TN Legislator Propose Bizarre Bill on Church/State Suits

Rob Boston of Americans United writes about a new bill proposed in the Tennessee state legislature that would make it considerably harder to bring church/state suits to court. State Sen. Randy McNally (yeah, his parents should be beaten for that one) introduced SB 965. The bill does two rather contradictory things:

As introduced, affords local governments an opportunity to implement a written policy governing invocation practices before a lawsuit is filed on establishment clause grounds; requires a plaintiff send notice of the alleged violation to the local government before filing a lawsuit; prohibits repetitious communications sent to local governments with intent to induce the government to forgo a lawsuit.

So if you want to sue a school or local government for violating the Establishment Clause, you have to write to them first and give them a chance to fix it (which is not a bad idea, and I don’t know of any organization involved in such matters that doesn’t already do that), but you better not write to them multiple times. That would be a “repetitious communication” and that’s also illegal. Rob Boston responds:

Just to be clear, it’s Americans United policy to send a letter any time we believe a government entity is in violation of the First Amendment. Our hope is that by explaining where local officials have gone wrong, we can persuade them to make changes and settle the matter outside of court.

We do that because it’s the right thing to do. It just makes sense. But there is nothing in federal law that requires us to do it. I don’t believe a state legislator in Tennessee can draft new rules for how cases are filed in federal courts.

They can’t. This would be struck down in a heartbeat. The federal courts are bound by the Federal Rules of Civil Procedure, not by state law.

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What Are Your Thoughts?leave a comment
  • Maybe I’m just too pessimistic, but I can see how this would be great for them:

    * They’re sent one communication, and they can feign ignorance, and it can’t be taken to court because the plaintiff first had to communicate once.

    * They’re sent more than one, because the first was ignored, and they can then claim to have gotten both, and now it’s illegal.

    Ahhh, the devious thinking of a creationist.

  • Ben P

    They can’t. This would be struck down in a heartbeat. The federal courts are bound by the Federal Rules of Civil Procedure, not by state law.

    This is a blatant quibble, but the way things usually work, I could see the law being simply ignored by everyone except the legislator who will feel good about passing it. It’s actually the repititious communications part that could lead to it being struck down.

    In practice, suppose a local government does something unconstitutional. Someone files a lawsuit without first writing a letter. The local government will more than likely have state counsel, either a city attorney, municipal league or a state attorney general’s office.

    The author of the bill clearly envisions that the defense attorney will file a motion to dismiss the suit.

    In my experience a federal judge probably wouldn’t even bother formally striking down the law, they’d just deny the motion, stating a suit was initiated properly under the Federal Rules, and just dare someone to appeal it by arguing state law trumps the FRCP. I would think that most attorney generals would be smart enough not to even bother with such a motion. They’d just be wasting time.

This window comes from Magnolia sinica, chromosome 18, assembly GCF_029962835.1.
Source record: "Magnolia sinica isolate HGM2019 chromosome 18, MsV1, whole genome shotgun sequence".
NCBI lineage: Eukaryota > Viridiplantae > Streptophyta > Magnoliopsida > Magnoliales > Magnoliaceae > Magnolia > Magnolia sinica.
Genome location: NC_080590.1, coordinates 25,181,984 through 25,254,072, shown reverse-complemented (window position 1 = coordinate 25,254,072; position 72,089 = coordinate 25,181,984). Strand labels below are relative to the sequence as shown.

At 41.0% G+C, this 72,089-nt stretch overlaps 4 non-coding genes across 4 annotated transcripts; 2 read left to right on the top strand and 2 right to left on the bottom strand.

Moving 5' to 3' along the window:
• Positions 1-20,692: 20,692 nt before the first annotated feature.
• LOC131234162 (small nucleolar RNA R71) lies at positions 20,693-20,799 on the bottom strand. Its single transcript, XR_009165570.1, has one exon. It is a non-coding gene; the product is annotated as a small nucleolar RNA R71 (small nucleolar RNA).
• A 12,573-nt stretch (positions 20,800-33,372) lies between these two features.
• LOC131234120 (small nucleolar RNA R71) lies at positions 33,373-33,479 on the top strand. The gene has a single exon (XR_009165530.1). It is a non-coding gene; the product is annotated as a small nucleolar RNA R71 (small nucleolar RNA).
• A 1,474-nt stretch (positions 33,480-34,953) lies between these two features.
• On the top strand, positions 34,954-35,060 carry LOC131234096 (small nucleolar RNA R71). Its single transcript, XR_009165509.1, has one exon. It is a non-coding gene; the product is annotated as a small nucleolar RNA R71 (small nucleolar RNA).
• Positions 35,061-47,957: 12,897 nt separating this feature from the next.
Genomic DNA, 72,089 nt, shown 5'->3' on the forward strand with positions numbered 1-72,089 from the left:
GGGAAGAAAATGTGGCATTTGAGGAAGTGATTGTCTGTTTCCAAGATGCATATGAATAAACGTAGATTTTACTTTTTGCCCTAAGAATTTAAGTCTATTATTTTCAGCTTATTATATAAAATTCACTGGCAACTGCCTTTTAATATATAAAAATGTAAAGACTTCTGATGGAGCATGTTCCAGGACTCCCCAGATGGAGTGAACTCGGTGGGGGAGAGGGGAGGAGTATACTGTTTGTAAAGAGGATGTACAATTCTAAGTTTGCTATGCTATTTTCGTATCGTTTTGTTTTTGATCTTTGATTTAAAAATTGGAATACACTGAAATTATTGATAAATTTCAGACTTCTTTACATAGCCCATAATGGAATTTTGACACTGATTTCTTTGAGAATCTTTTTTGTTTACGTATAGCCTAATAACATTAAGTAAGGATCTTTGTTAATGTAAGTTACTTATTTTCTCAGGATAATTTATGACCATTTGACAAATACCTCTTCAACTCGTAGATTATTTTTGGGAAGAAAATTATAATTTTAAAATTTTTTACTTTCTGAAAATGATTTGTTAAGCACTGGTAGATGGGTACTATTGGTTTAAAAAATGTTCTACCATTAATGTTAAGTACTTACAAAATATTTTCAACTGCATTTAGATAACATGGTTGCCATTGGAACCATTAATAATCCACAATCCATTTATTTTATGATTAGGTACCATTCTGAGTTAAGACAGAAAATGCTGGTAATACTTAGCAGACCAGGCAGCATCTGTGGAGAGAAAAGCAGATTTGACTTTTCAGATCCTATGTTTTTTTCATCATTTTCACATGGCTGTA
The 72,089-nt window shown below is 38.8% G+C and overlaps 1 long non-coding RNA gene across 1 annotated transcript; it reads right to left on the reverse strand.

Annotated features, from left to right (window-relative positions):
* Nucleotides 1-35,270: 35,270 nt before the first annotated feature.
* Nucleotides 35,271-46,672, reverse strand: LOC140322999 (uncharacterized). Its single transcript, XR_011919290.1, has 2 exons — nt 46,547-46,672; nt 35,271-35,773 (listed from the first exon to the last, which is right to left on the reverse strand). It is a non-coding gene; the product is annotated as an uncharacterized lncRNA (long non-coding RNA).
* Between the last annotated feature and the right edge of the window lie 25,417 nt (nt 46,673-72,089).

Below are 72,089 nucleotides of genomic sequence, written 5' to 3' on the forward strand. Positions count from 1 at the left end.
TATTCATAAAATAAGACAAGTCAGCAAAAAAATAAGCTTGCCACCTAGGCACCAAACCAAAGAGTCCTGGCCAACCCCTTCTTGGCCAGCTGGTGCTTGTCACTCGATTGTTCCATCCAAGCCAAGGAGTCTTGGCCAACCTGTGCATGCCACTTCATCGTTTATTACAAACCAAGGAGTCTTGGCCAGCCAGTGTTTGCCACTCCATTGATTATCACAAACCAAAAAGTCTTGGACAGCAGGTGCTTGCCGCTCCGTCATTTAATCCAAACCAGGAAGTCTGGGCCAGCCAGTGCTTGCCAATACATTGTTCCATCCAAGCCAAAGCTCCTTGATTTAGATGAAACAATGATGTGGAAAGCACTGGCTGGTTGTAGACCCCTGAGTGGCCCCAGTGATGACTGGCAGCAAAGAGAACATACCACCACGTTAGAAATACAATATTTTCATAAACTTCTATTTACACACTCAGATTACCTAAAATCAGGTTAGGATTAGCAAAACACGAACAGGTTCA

The repetitious communications is interesting though. I’d wager a 50-50 shot that’s also unconstitutional under the first amendment. It looks like a harassment law but sending “two letters” simply can’t rise to harassment that might create an exception. Sending 100 might, but I doubt that’s what’s occurring. If someone were dumb enough to charge the ACLU or whoever under the law, they’d raise the first amendment as a defense and I could see it getting struck down.

  • subbie

    The bill is patently unconstitutional, but it’s not quite as bad as you paint it. The summary you linked to had this line at the bottom: “The offense would not apply to a person providing a written notice to a local government unit or local public servant pursuant to this bill.”

    That the bill is unconstitutional is established by Felder v. Casey, 487 U.S. 131 (1988), which struck a Wisconsin statue that required civil rights claimants to file a notice of claim against the state before filing suit.

  • eric

    It seems to me this will have the opposite of the intended effect. Since filing without notification can’t be made illegal, but multiple notifications could still be illegal under this state law, the safest thing to do once it passes is to not notify.

    Of course by “intended” I mean “intended, if one was naive and took them at their word.” The real intention here is the same as rules requiring ultrasounds and counseling before an abortion: to make the procedure so onerous, you deter people from doing it.

  • The Constitution says that citizens have the right to petition for redress of grievances.

    Using “strict constructionism,” since it doesn’t say “petitions” with an S, it’s obvious that the founding fathers only meant for it do be done once.

  • I can’t see how prohibiting a plaintiff from sending more than one letter is constitutional under the free speech clause. Like Ben P said, two letters is not harrassment under any test.

  • Reginald Selkirk

    prohibits repetitious communications sent to local governments with intent to induce the government to forgo a lawsuit.

    Let’s protect freedom of religion (not) by stifling freedom of speech.